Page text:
This paper discusses how New Zealand’s general anti-avoidance rule should be improved in order to better regulate the fiscal system with respect to three aspects of tax policy, namely:
(1) General anti-avoidance and double tax treaties
(2) Private binding rulings on tax avoidance
(3) The interpretation of states by the Commissioner of Inland Revenue on avoidance questions and on the applicability of section BG1 and the Income Tax Act 2007
As most jurisdictions tax income on the basis of both source of income and residence, it results in the possibility that a person can bear tax in two jurisdictions if he or she is a resident in one country and derives an income that has its source in another country. To address this issue, countries will often enter into double tax treaties which provide that jurisdictions of residence will grant credit for tax suffered at a foreign source, or sometimes wholly exempt that foreign income from tax. Double tax treaties operate by overriding provisions of national taxing statutes. The paper highlights the uncertainty over whether the general anti-avoidance rule, found in section BG1 of the Income Tax Act, can override a double tax treaty. The author argues that New Zealand should legislate to make it clear that the anti-avoidance rule takes precedence over provisions of double tax agreements.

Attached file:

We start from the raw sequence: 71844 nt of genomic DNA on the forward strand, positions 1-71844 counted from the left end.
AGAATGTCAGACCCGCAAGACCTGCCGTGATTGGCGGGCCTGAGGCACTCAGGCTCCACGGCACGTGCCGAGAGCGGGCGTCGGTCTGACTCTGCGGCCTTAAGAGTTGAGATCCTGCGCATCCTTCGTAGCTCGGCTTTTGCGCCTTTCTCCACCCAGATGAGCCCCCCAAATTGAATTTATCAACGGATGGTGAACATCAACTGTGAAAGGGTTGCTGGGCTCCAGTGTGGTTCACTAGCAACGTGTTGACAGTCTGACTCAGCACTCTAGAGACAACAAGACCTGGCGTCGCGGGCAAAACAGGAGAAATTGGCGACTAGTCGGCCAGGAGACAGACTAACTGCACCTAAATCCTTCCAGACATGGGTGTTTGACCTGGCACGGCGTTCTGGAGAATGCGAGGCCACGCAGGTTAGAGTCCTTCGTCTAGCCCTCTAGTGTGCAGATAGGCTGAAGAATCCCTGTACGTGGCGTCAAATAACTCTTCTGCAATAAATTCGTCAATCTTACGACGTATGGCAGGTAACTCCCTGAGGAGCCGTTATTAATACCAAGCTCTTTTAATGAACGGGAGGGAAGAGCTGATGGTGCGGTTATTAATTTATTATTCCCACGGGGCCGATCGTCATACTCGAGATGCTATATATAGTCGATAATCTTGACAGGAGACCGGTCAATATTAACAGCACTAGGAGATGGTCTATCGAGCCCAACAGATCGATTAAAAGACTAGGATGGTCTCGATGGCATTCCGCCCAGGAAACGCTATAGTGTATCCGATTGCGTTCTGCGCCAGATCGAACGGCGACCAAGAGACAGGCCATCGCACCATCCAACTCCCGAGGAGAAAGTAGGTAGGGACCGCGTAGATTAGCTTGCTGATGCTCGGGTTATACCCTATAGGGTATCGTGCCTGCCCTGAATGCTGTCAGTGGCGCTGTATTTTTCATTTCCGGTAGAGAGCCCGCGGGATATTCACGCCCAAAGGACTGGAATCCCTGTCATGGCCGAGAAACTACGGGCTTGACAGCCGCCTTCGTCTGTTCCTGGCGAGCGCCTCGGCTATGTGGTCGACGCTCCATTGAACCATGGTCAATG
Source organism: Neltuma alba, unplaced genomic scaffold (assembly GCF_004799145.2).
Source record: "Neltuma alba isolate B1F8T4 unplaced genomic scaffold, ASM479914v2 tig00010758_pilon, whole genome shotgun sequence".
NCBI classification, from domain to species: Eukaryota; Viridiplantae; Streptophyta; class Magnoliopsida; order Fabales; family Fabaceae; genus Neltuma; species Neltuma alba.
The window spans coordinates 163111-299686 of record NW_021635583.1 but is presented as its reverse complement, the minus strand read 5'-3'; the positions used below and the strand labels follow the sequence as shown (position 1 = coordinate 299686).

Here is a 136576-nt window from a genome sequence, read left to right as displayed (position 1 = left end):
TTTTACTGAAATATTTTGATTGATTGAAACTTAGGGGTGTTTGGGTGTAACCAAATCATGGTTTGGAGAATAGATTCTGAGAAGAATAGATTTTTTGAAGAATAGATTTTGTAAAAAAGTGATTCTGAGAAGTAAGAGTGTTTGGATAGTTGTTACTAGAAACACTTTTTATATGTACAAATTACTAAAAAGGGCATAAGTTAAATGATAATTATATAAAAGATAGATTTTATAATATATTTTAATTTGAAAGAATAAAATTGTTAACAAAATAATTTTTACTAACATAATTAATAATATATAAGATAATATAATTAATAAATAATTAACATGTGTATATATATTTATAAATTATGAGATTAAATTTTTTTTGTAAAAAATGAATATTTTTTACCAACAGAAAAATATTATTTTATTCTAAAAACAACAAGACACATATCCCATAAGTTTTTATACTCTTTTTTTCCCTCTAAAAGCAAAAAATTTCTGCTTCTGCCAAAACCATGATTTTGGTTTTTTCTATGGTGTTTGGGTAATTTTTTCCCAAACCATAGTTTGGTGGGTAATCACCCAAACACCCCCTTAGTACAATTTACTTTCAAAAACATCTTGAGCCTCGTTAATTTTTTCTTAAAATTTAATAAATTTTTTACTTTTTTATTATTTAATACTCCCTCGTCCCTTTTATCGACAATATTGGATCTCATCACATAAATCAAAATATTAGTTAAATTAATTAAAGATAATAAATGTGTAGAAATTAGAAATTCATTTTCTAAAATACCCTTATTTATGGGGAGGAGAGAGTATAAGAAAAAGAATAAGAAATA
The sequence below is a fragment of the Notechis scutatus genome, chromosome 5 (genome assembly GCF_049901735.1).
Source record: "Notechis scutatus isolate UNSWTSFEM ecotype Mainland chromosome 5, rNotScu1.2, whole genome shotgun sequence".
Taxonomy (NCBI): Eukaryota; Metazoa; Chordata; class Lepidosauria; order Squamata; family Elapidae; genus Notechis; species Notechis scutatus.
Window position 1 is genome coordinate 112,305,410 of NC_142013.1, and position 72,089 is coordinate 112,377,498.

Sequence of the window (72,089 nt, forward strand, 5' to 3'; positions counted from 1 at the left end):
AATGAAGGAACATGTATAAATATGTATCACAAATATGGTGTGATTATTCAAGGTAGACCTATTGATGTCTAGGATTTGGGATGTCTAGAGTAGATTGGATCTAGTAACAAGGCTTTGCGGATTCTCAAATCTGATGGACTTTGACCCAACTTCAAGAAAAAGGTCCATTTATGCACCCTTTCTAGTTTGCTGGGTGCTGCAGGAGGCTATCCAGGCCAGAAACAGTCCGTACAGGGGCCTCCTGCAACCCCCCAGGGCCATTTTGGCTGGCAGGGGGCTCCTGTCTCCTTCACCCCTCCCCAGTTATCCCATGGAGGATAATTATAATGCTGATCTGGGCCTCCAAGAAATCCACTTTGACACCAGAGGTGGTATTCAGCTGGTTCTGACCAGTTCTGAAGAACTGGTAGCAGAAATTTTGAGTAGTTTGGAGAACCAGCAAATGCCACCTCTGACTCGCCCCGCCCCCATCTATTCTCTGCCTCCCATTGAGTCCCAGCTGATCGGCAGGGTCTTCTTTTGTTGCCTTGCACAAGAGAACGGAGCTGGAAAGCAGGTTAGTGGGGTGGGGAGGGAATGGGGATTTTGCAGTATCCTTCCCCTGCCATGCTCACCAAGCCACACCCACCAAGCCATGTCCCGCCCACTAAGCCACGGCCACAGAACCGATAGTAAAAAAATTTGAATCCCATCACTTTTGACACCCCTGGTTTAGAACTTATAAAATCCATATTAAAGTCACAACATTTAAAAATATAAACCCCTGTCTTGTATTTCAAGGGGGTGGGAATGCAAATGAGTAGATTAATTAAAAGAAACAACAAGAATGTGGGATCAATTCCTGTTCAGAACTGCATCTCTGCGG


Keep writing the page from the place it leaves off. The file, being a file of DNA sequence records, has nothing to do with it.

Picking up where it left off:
Private rulings are rulings made by the Commissioner of Inland Revenue in respect of an individual taxpayer who proposes a particular transaction or structure. Part VA of the Tax Administration Act provides that such rulings are secret. As the general anti-avoidance rule is extremely imprecise, it is difficult for officials to give correct rulings on questions of avoidance. It is therefore recommended that the rulings regime be amended to prevent private binding rulings being made on avoidance questions falling under section BG1 of the Income Tax Act.
Interpretation statements are statements published by the Commissioner of Inland Revenue in respect of a particular area of tax legislation. They are issued with the purpose of reducing uncertainty of the law in that area. Parliament has repeatedly declined to concretise the anti-avoidance rule, it would be outside of Parliament’s wishes and constitutionally inappropriate for the Commissioner provide the detail. Furthermore, the Commissioner’s statement has the potential to attract heavy reliance and could consequently mislead. The author therefore advocates refraining from issuing Commissioner’s interpretation statements on the operation of the general anti-avoidance rule.